The number of layers of the laminate or the laminate film is not particularly limited. Assuming that a multilayer film includes layers (a) (a1, a2, . . . ) formed of the inventive resin composition and layers (b) (b1, b2, . . . ) formed of other resin compositions, these layers may be arranged in any combination. For example, the laminate film or sheet may have an a/b double layer structure, a b/a/b structure, an a/b/a structure, an a1/a2/b structure, an a/b1/b2 structure, a b2/b1/a/b1/b2 structure or a b2/b1/a/b1/a/b1/b2 structure. The layer (a) typically has a thickness of 1 to 500 μm, and the layer (b) typically has a thickness of 1 to 500 μm. The laminate typically has a thickness of 1 to 1000 μm.

The single layer film or the multilayer film produced by using the inventive resin composition is preferably subjected to a stretching process such as a uniaxial stretching process or a biaxial stretching process (a simultaneous biaxial stretching process or a sequential biaxial stretching process) and a heat treatment process by known methods as required for improvement of physical properties thereof.

The inventive resin composition may be melt-spun into a filament by a known melt-spinning method. The inventive resin composition is preferably melt-spun together with another thermoplastic resin to provide a multi-component filament, which is woven into a fabric having higher strength, higher flexibility and a surface hydrophilic property or contains a water-soluble portion to be later removed. The inventive resin composition and the thermoplastic resin in the multi-component filament will hereinafter be referred to simply as a component (α) and a component (β), respectively. In the present invention, the multi-component filament is defined as a monofilament or a multifilament including two or more types of resins present in two or more phases.

The spinning method is not particularly limited, but an exemplary method is to melt-spin the resins from a compound nozzle with the use of a known melt-spinning machine. The spinning temperature is such that the resin composition is meltable and free from degradation. The spinning temperature is typically 120° C. to 230° C., preferably not lower than 150° C. and lower than 200° C., particularly preferably 160° C. to 190° C. If the spinning temperature is too high, the resins are decomposed. If the spinning temperature is too low, the melt-forming is impossible because an excessively high torque is applied to an extruder.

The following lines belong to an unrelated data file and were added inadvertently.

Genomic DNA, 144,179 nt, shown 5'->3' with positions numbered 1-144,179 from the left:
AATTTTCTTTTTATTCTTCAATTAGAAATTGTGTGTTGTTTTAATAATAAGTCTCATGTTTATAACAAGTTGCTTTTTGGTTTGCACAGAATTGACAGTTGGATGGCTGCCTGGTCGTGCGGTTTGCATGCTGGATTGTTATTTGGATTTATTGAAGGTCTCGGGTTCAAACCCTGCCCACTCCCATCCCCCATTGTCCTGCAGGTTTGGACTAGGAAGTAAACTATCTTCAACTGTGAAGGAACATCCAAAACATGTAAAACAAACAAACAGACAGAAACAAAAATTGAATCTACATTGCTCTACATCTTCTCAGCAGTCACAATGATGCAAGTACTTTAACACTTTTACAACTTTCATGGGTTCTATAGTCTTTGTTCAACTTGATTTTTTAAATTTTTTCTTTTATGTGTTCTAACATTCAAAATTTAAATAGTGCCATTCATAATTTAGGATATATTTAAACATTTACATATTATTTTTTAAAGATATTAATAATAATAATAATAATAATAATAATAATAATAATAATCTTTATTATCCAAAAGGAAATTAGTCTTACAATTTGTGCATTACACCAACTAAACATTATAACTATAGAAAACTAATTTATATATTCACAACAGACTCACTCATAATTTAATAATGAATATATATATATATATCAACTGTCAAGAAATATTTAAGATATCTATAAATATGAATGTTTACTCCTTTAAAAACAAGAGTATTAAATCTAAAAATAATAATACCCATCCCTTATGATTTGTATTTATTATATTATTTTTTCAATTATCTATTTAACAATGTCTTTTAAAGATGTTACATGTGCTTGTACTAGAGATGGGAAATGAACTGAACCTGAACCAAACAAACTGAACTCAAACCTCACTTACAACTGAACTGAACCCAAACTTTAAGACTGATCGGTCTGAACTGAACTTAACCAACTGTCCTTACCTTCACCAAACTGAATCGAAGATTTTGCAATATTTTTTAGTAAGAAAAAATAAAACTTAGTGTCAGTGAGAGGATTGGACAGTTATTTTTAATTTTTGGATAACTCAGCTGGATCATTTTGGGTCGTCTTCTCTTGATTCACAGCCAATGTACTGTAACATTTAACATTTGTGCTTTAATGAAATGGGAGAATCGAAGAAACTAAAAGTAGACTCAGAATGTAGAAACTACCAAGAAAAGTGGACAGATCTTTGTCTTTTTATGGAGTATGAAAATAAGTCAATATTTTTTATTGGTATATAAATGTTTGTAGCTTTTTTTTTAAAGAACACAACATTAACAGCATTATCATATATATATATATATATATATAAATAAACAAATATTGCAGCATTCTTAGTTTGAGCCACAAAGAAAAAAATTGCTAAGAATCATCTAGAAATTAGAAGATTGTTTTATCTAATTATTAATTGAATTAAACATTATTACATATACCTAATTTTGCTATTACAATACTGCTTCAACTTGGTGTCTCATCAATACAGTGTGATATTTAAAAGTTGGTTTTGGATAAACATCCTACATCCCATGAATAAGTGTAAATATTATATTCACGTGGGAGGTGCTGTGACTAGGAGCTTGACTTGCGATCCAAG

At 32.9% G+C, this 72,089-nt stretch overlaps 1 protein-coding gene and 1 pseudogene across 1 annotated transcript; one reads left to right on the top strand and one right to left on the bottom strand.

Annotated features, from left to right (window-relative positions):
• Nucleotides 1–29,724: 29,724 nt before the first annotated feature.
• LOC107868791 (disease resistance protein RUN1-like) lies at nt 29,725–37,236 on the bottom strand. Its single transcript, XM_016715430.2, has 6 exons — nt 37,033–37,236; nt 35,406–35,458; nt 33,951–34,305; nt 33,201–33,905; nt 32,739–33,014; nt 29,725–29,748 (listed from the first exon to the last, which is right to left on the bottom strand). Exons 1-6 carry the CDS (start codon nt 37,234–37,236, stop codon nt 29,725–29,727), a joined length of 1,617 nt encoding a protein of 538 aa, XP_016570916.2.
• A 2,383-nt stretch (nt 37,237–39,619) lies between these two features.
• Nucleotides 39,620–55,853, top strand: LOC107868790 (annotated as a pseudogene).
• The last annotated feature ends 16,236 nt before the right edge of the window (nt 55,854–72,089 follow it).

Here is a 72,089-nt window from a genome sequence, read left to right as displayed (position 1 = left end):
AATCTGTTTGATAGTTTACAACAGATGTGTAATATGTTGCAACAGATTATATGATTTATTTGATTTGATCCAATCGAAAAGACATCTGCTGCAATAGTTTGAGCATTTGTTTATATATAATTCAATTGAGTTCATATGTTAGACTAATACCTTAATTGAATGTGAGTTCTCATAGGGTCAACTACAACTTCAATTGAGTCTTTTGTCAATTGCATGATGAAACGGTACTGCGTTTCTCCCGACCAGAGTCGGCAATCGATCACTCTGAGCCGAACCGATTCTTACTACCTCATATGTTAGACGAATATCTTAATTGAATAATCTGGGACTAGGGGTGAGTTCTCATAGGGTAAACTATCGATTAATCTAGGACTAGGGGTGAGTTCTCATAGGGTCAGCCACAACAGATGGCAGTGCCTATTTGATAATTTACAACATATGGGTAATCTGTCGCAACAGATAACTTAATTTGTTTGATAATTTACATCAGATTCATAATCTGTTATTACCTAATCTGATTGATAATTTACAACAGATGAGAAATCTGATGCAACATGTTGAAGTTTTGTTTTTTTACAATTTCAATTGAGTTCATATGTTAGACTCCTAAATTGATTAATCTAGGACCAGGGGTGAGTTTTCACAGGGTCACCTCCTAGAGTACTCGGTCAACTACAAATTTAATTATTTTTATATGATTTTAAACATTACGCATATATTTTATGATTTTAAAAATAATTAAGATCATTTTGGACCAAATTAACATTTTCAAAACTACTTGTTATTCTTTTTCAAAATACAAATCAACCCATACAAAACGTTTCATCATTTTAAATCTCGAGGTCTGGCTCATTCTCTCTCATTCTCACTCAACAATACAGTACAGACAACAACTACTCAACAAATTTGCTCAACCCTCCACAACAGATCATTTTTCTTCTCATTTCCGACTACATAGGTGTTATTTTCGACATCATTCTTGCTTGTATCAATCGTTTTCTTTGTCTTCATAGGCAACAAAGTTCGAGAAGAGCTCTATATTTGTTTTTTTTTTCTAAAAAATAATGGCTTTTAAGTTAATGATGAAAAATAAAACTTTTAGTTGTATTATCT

The thermoplastic resin to be used in combination with the inventive resin composition is not particularly limited, but examples of the thermoplastic resin include homopolymers, copolymers and terpolymers of any of polyesters such as polyethylene terephthalate and polybutylene terephthalate, polyamides such as nylon 6 and nylon 66, and polyolefins such as polypropylene and polymethyl pentene. These resins may be used either alone or in combination.

The multi-component filament may be, for example, of a sheath-core type, an eccentric core-sheath type, a side-by-side type, a dividable type or a sea-island type. The sectional shape of the multi-component filament is not particularly limited, but may be round, oval, hollow, triangular, square, rhombic, star-shaped or flat, or profiled in other ways.

Where the multi-component filament is of the sheath-core type, the multi-component filament may include a sheath portion of the component (α) and a core portion of the component (β), or may include a sheath portion of the component (β) and a core portion of the component (α). Where the surface hydrophilic property is required, the sheath portion and the core portion are composed of the component (α) and the component (β), respectively. Thus, a hydrophilic filament having higher stretchability and higher strength is provided. Where a hollow filament is to be provided, the sheath portion and the core portion are composed of the component (β) and the component (α), respectively. In this case, the core portion may include a plurality of core portions. By dissolving away the core portions in water, various types of hollow filaments can be provided.

Where the multi-component filament is of the dividable type, the multi-component filament may include a plurality of segments of the component (β) separated by a portion of the component (α), or may include a plurality of segments of the component (α) separated by a portion of the component (β). Preferably, the multi-component filament includes a plurality of segments of the component (β) separated by a portion of the component (α). Any of known dividable arrangements may be employed, but the multi-component filament is typically radially dividable into an even number of segments, and preferably radially dividable into 4 to 8 segments.

Where the multi-component filament is of the sea-island type, the multi-component filament includes a sea portion and island portions which are composed of the component (α) and the component (β), respectively, or vice versa. A filament having water solubility, hydrophilic property and water resistance controlled as desired can be provided by adjusting the distribution ratio of the island portions in the sea portion. Where the island portions are composed of the component (α), the surface of the filament can be modified by dissolving away the island portions in water.